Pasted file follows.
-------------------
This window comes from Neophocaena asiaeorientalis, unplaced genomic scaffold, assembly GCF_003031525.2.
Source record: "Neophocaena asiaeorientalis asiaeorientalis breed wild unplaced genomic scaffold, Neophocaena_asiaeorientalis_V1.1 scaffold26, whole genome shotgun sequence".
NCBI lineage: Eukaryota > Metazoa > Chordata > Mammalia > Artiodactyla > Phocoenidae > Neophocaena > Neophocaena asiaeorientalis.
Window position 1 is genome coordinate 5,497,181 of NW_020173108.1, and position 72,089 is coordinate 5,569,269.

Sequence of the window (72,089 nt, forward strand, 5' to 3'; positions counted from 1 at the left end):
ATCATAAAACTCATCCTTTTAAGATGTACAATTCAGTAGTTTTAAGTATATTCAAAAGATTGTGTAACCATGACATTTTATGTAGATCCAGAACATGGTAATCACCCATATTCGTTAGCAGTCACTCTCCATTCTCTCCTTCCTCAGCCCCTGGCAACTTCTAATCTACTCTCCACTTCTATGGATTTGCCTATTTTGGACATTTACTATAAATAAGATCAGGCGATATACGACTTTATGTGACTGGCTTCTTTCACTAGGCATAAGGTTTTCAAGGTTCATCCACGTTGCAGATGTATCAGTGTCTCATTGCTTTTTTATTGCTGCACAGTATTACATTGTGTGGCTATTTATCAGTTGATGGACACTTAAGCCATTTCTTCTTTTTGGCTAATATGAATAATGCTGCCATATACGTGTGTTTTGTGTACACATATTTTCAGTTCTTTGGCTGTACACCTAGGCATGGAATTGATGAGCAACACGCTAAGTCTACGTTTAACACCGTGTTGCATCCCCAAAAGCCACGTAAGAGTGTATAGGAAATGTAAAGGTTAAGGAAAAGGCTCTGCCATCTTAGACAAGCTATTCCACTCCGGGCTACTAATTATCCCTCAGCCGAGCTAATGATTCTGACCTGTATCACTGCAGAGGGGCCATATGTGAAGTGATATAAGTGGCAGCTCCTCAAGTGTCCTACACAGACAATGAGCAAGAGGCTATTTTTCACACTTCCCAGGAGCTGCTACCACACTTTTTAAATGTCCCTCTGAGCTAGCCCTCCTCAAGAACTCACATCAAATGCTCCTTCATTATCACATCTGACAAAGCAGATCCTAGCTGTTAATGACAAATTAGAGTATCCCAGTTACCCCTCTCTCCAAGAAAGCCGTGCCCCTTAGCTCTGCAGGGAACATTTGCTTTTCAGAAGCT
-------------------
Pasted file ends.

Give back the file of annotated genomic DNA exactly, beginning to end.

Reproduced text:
This window comes from Neophocaena asiaeorientalis, unplaced genomic scaffold, assembly GCF_003031525.2.
Source record: "Neophocaena asiaeorientalis asiaeorientalis breed wild unplaced genomic scaffold, Neophocaena_asiaeorientalis_V1.1 scaffold26, whole genome shotgun sequence".
NCBI lineage: Eukaryota > Metazoa > Chordata > Mammalia > Artiodactyla > Phocoenidae > Neophocaena > Neophocaena asiaeorientalis.
Window position 1 is genome coordinate 5,497,181 of NW_020173108.1, and position 72,089 is coordinate 5,569,269.

Sequence of the window (72,089 nt, forward strand, 5' to 3'; positions counted from 1 at the left end):
ATCATAAAACTCATCCTTTTAAGATGTACAATTCAGTAGTTTTAAGTATATTCAAAAGATTGTGTAACCATGACATTTTATGTAGATCCAGAACATGGTAATCACCCATATTCGTTAGCAGTCACTCTCCATTCTCTCCTTCCTCAGCCCCTGGCAACTTCTAATCTACTCTCCACTTCTATGGATTTGCCTATTTTGGACATTTACTATAAATAAGATCAGGCGATATACGACTTTATGTGACTGGCTTCTTTCACTAGGCATAAGGTTTTCAAGGTTCATCCACGTTGCAGATGTATCAGTGTCTCATTGCTTTTTTATTGCTGCACAGTATTACATTGTGTGGCTATTTATCAGTTGATGGACACTTAAGCCATTTCTTCTTTTTGGCTAATATGAATAATGCTGCCATATACGTGTGTTTTGTGTACACATATTTTCAGTTCTTTGGCTGTACACCTAGGCATGGAATTGATGAGCAACACGCTAAGTCTACGTTTAACACCGTGTTGCATCCCCAAAAGCCACGTAAGAGTGTATAGGAAATGTAAAGGTTAAGGAAAAGGCTCTGCCATCTTAGACAAGCTATTCCACTCCGGGCTACTAATTATCCCTCAGCCGAGCTAATGATTCTGACCTGTATCACTGCAGAGGGGCCATATGTGAAGTGATATAAGTGGCAGCTCCTCAAGTGTCCTACACAGACAATGAGCAAGAGGCTATTTTTCACACTTCCCAGGAGCTGCTACCACACTTTTTAAATGTCCCTCTGAGCTAGCCCTCCTCAAGAACTCACATCAAATGCTCCTTCATTATCACATCTGACAAAGCAGATCCTAGCTGTTAATGACAAATTAGAGTATCCCAGTTACCCCTCTCTCCAAGAAAGCCGTGCCCCTTAGCTCTGCAGGGAACATTTGCTTTTCAGAAGCT